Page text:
– Olive oil (as needed)

– Pre-heat oven to 350 degrees. Pour about two tablespoons of olive oil on a baking sheet. Peel and slice the sweet potato, then toss on the oiled baking sheet. Lightly season with onion salt and pepper. Toss again to evenly distribute seasoning, then place in oven. About ten minutes later, flip the potatoes. You want them tender, but a little crunchy on the exterior.

– While the potatoes are baking, drain the tofu and squeeze out excess water (if you’re gentle, you can do this by hand just by squeezing the tofu like a sponge, but gentleness is key). Add a few tablespoons of olive oil to a non-stick pot – again, amount is really up to how oily you like your dish – and set at medium heat. Add tofu, tomatilloes, liquid smoke, and turmeric. Cook for about five minutes, then add the beans and the rest of the seasoning (including the salsa). Cover and turn heat to low. Let this cook for about ten to fifteen minutes (the longer the better).

– Suggested plating: Two corn tortillas on the plate, a layer of the roasted sweet potatoes, then the tofu’n’beans. Top with avocado slices.

Friendsgiving 2010 – Part One

As I’ve gotten older, Thanksgiving has become a problematic holiday. When I was a kid, the holiday meal rotated through the families annually, meaning one year at Aunt Nancy’s, one year at Aunt Patty’s, one year at Aunt Connie’s, etc. This tradition started to come apart late in my college years, as my generation of the family got older and started their own traditions, and the various jobs I had kept me tethered to the city for both work on Thanksgiving and its evil sister, Black Friday. So most of the family still gathered in one way or another, but I was mostly with one or two members of my little corner of the immediate family.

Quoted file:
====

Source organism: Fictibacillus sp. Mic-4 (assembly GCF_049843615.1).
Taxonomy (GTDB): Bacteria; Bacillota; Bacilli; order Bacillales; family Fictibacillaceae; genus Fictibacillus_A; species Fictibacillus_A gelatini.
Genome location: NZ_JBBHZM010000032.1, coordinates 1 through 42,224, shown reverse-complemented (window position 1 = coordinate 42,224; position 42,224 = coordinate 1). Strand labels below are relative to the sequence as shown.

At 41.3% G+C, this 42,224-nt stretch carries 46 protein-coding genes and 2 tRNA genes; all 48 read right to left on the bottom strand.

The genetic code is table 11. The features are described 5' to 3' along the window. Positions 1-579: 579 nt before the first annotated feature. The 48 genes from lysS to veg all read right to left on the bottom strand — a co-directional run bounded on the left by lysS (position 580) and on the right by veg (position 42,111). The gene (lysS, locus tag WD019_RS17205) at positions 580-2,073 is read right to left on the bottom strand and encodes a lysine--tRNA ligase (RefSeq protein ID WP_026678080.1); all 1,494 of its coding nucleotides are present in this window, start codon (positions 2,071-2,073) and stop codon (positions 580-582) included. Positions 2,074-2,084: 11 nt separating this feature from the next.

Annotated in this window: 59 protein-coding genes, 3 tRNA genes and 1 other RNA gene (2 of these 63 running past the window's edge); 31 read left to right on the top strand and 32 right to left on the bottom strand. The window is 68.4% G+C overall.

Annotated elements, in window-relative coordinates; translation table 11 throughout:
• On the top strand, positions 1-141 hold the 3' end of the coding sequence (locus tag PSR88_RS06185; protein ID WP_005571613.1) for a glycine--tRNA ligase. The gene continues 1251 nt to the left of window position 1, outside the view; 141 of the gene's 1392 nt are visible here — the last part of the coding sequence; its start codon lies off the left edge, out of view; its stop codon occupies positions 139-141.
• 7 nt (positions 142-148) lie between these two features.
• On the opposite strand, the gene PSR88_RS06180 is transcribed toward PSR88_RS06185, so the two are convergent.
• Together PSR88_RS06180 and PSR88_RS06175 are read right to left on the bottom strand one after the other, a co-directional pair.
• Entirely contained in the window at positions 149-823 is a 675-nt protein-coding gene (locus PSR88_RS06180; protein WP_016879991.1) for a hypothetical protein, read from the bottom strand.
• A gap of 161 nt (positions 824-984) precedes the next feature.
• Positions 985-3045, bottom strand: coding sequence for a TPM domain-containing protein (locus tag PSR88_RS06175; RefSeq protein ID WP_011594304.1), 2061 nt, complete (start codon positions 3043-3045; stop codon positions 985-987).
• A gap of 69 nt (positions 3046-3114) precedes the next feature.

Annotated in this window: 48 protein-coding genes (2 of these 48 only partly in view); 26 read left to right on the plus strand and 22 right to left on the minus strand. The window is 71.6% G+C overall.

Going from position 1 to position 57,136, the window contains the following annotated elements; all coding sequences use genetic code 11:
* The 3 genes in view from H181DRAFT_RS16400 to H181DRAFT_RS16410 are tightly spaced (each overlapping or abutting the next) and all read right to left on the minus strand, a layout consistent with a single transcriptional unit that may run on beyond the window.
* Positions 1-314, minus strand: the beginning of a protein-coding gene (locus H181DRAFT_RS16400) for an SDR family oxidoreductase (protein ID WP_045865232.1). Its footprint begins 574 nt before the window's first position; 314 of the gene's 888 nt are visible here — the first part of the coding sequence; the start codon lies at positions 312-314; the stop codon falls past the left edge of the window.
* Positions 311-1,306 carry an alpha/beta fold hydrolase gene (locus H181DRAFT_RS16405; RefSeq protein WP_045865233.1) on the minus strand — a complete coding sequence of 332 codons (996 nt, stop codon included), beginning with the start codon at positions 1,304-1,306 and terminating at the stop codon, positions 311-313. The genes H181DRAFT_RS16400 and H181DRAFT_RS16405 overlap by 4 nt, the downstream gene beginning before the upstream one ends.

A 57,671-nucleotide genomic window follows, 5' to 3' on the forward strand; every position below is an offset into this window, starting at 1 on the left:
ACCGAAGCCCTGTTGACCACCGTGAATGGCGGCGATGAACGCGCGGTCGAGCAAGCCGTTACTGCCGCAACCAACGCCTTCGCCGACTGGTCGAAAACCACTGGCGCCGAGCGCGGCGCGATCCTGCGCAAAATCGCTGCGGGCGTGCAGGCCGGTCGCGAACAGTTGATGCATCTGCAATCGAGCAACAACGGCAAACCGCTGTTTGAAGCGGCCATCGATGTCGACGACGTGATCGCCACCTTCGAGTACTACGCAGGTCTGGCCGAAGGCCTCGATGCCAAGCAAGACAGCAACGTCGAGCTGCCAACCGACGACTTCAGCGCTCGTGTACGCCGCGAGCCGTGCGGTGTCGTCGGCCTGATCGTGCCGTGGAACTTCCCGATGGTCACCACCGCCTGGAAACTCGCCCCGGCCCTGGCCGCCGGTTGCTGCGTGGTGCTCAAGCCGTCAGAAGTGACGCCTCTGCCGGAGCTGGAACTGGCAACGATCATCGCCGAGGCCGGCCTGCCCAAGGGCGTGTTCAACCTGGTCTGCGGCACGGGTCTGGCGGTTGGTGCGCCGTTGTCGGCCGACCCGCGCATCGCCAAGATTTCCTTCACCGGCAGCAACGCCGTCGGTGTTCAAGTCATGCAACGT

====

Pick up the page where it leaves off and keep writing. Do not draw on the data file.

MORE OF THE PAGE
It’s not that it’s been bad times. Far from it. But I’ve missed the big sit-down dinners from Thanksgivings of my youth. Last year at Aunt Nancy’s, half the guests didn’t even eat because they were going to my cousin’s dinner a few hours later in the day. I hate to deride a family get together because everyone didn’t eat together… but come on, it’s freaking Thanksgiving. We can’t all sit down and eat? What’s the point of having a big meal then? Why not just everyone agree to show up already having eaten dinner and just enjoy some pie together?

Scheduling-wise, it just can’t seem to work out smoothly with family. Leading up to Thanksgiving, a thought occurred to me: the best sit-down big dinners I’ve been a part of this year have not been family gatherings (sad to say) but get togethers among friends. Keeping that in mind, myself and a bunch of friends decided to plan our own dinner, a few days before Thanksgiving, and dubbed it Friendsgiving. Having the nicest dining room (as those who looked at her Harry Potter setup can see), Jackie agreed to host, as well as tackle the key elements of the Thankgiving dinner: turkey, stuffing, mashed potatoes, gravy and carrots. It would be an almost formal potluck. Everyone invited was asked to bring something, whether it was an entrée or side dish, dessert or beverage.

I admit, I was excited. Continue reading